The cleavage of the N263-P264 peptide bond also results in a major reorientation of the P264-H266 loop in which P264 moves ~10.7 Å away from the Cα atom of N263, as observed in the structures of Spa40, EscU, and SpaS [1(F)].14,15 This rearrangement results in a new chemical environment for P264, T265, H266, and several other residues that were buried by the β-turn between β1 and β2 in the uncleaved conformation. Additionally, the negative charge on the C-terminus of N263 created after cleavage of the peptide bond is stabilized by an interaction with the positively charged side chain of R296 located on the α3 helix. The newly formed surface is electrostatically distinct from that of the uncleaved form, and may be a critical recognition site for other T3SS proteins [Figs. 1(B,D)].14,15 Additional evidence for the importance of this region comes from the observation that the YscU Y317D mutation, located on the α2 helix directly below the NPTH loop in YscUcleaved [Fig. 1(C)], results in reduced export of the inner rod protein YscI, which is an important process for switching of substrate specificity in the Yersinia T3SS.13 The new orientation of the side chains of P264, T265, and H266 may also play an important role in the interaction of YscUcleaved with other T3SS proteins. Indeed, Zarivach et al. have previously shown that the homologous H265 residue in EscU may play a structural role in the secretion process, as their data have revealed that the H265A mutant does not inhibit the cleavage of EscU but does inhibit secretion.15 Although it has been proposed that auto-cleavage of the YscU cytoplasmic domain results in a conformational change that triggers recognition and export of translocators at the proper time during the assembly of the type III secretion apparatus,9,1113 we were unable to detect a stable interaction between YscUcleaved and either LcrV or an LcrV/LcrG complex by gel filtration chromatography (data not shown). It is possible, therefore, that YscU plays an indirect role in the recognition of the translocators.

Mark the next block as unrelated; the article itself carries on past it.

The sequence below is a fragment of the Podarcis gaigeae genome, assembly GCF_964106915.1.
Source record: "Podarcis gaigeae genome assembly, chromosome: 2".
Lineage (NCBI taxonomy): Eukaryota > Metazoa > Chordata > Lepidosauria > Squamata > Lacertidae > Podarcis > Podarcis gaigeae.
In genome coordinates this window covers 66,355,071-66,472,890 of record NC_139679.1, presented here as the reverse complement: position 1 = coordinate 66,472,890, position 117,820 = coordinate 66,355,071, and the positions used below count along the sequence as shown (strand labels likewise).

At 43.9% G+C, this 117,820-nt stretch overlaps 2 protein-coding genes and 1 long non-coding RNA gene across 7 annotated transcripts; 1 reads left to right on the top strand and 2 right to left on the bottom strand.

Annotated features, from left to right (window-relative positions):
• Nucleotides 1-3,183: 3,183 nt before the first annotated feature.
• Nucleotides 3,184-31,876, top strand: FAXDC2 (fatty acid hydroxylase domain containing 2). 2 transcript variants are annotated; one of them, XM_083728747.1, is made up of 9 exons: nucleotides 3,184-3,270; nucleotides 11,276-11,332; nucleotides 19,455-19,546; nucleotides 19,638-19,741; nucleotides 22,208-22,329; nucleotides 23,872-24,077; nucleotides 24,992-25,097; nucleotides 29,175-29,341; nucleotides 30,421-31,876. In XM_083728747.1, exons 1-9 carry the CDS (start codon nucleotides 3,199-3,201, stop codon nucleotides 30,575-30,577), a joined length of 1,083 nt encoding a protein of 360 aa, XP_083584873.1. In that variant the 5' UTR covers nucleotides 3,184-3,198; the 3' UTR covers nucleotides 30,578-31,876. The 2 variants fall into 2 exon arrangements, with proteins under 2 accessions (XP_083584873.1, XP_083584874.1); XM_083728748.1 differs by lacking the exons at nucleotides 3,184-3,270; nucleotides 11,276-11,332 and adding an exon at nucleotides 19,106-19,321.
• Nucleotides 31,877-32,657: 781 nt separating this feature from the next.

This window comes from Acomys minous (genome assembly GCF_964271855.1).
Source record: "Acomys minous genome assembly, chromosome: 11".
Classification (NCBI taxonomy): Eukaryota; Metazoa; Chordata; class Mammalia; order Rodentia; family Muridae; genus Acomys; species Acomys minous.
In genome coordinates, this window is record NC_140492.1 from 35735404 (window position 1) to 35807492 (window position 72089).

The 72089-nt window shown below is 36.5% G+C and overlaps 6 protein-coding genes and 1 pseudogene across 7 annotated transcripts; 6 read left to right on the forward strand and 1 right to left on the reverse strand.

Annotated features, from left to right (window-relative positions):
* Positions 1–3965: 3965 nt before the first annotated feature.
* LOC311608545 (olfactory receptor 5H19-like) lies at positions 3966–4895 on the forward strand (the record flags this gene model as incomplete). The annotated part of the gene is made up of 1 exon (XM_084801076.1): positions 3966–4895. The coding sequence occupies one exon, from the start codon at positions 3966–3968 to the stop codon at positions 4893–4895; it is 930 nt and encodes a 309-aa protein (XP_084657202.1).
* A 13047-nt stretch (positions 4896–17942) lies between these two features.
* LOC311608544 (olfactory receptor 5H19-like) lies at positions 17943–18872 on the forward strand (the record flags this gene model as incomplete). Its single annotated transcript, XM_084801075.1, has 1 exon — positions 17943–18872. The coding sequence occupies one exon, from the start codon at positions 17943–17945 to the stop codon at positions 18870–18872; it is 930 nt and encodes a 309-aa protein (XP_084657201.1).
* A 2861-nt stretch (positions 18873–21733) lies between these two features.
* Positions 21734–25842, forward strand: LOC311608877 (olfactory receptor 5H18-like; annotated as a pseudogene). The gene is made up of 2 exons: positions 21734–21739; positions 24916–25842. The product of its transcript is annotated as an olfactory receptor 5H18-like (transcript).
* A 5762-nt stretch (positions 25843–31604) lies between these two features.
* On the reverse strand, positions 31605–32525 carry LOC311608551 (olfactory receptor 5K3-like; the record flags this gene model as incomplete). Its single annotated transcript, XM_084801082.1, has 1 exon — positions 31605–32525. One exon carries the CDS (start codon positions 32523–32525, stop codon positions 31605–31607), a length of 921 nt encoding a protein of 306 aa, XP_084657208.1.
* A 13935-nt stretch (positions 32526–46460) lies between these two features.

As expected, the structure of Y. pestis YscU is similar to those of EscU, SpaS and Spa40. However, atomic resolution data (1.13 Å) collected from crystals of YscUcleaved gave rise to an electron density map of exceptionally high quality and detail, enabling a number of hydrogen atoms to be added to the molecular model. Moreover, differences in the conformation of the linker region were observed in the structures of YscUN263A and YscUcleaved that were not seen in the structures of its orthologs but which may be of biological significance. The structures reported here should facilitate ongoing studies of the biological role of YscU in the prototypical T3SS of pathogenic Yersiniae.